Five steps to better working under pressure
You know the season of goodwill is well and truly over when you are faced with a packed waiting room of patients, a spike in cases of flu and norovirus with extra requests for home visits, and the deadline for submitting the practice’s tax return is looming.
If you or the other GP partners in your practice are struggling to keep up with the demand on access this month, Dr Sarah Coope recommends five steps to staying afloat.
1. Reduce personal stress
In my experience of appraising GPs, many struggle with time management. Think about how you can be creative with the time you have in order to be more efficient. For example, can you start your afternoon surgery a little earlier and have a couple of catch up slots in order to have greater chance of finishing on time? Are you getting distracted by the arrival of new emails constantly – would it help to only log-in at set times during the day?
2. Experiment with ways to improve access
If your appointments system is under strain, think about holding an open surgery mornings at times of high demand or when short-staffed, when patients sit-and-wait to see the first available GP. Other practices may temporarily reduce the number of pre-bookable appointments in order to free up more on-the-day slots. Do you have a system of triage for home visits, offering telephone consultations instead where appropriate? Use newsletters to inform patients about your practice appointment system and provide advice on management of self-limiting illnesses to hopefully reduce request for URTI consultations.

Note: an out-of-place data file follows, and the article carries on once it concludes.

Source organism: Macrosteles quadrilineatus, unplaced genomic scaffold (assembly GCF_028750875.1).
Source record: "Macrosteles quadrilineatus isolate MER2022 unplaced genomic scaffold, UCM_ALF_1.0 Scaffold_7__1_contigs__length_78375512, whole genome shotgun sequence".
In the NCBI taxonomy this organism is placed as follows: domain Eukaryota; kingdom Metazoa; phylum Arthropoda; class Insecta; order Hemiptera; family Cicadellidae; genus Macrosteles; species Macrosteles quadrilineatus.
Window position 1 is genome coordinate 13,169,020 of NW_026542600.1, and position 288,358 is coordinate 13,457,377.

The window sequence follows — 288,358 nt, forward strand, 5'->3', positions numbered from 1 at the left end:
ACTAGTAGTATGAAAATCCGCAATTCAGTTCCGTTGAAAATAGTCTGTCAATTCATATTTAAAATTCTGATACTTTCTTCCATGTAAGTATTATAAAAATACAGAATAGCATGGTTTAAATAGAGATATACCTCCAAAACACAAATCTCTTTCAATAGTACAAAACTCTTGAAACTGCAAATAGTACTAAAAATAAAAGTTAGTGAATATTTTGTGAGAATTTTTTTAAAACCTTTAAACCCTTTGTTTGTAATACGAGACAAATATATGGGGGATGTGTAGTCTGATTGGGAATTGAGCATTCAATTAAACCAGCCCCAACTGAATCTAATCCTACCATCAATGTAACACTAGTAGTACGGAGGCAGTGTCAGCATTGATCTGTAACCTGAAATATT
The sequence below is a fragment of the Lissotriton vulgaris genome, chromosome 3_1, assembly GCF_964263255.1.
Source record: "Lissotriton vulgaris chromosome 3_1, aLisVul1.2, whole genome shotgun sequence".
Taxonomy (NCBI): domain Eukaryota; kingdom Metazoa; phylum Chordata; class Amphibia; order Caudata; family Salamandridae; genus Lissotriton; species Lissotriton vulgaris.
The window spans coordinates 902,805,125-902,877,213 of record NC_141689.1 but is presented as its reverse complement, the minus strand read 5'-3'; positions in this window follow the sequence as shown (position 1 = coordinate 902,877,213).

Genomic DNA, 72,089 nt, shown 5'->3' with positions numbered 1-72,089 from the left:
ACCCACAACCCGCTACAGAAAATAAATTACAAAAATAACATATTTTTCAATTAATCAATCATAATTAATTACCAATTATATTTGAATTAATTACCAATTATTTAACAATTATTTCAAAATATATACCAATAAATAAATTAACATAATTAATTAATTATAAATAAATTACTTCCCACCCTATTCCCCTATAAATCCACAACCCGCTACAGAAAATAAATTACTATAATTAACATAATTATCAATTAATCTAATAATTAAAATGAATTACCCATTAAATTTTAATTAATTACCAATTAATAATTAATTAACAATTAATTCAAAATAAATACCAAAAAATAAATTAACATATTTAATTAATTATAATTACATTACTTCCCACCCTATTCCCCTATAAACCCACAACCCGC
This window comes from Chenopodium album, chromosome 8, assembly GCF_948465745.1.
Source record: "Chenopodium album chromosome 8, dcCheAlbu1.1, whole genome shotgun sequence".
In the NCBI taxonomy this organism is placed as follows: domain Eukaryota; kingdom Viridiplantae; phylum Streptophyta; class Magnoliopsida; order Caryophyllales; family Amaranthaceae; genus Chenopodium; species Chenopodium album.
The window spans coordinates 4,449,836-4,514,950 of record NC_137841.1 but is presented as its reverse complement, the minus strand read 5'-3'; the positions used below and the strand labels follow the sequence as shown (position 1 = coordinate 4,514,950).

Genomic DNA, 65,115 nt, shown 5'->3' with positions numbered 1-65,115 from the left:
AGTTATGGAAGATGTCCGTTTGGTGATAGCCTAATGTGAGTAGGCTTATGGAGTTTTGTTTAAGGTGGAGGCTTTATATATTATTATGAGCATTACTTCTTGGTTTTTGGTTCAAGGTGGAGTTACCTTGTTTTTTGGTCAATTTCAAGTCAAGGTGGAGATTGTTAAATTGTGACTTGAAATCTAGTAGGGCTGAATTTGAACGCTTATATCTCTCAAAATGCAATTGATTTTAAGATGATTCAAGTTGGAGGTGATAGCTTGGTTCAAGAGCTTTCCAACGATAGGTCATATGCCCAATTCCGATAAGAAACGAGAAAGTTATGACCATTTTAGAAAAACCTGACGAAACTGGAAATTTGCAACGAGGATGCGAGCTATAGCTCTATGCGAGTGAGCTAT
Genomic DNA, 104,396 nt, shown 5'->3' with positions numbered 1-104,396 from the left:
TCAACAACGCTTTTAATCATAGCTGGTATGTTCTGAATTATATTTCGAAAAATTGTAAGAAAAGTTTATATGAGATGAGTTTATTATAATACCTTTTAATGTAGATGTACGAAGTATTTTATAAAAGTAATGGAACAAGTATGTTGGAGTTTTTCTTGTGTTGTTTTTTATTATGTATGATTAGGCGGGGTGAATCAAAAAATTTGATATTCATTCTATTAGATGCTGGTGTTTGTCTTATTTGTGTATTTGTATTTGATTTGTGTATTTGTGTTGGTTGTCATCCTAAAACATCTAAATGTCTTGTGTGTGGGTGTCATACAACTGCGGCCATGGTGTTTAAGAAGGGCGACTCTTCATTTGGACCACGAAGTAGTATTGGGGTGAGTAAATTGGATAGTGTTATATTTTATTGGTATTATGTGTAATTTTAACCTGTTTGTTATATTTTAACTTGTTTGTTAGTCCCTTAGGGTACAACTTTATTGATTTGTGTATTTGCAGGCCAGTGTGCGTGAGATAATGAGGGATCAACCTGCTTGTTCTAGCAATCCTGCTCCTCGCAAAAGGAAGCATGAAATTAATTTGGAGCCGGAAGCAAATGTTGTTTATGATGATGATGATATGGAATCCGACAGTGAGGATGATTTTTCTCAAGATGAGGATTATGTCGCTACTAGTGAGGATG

These are just a few ways to deal with strain on access; it’s worth asking for advice from colleagues either face-to-face or online about what works for them.
3.Catch up with your partners regularly
Regular practice meetings are so important but take time for informal meetings with practice colleagues. It’s very easy for GPs to develop a silo mentality but working in your room all day can leave you feeling isolated. Aim to develop the habit of getting together with other partners for a coffee at least once a day. It’s so valuable to be able to share concerns and difficult consultations with each other.
4. Build resilient relationships with colleagues
Disputes between GP partners or among other practice staff are time-consuming and stressful. Rather than avoiding the issue, which can lead to resentment and frustration, master the art of constructive confrontation. Describe the problem to the person concerned, empathise with their position, explain how you feel about it, and then make a suggestion for improving the situation positively.
5. Allocate key business areas to individuals
Agree that each partner will take responsibility for a department of the practice such as nursing, dispensary, finance, reception, etc. They go to the departmental meetings (and communicate back relevant information) and are the designated point of contact for those staff.
Discuss with partners how you can all delegate more effectively. For example, is there a receptionist or secretary who is able to identify and contact suitable patients for medical student teaching sessions? Or maybe another member of staff has the time and expertise to obtain the audit data you need for your appraisal.
Dr Sarah Coope is a GP partner in East Yorkshire and carries out GP appraisals. She is also an associate with professional development specialists, Healthcare Performance.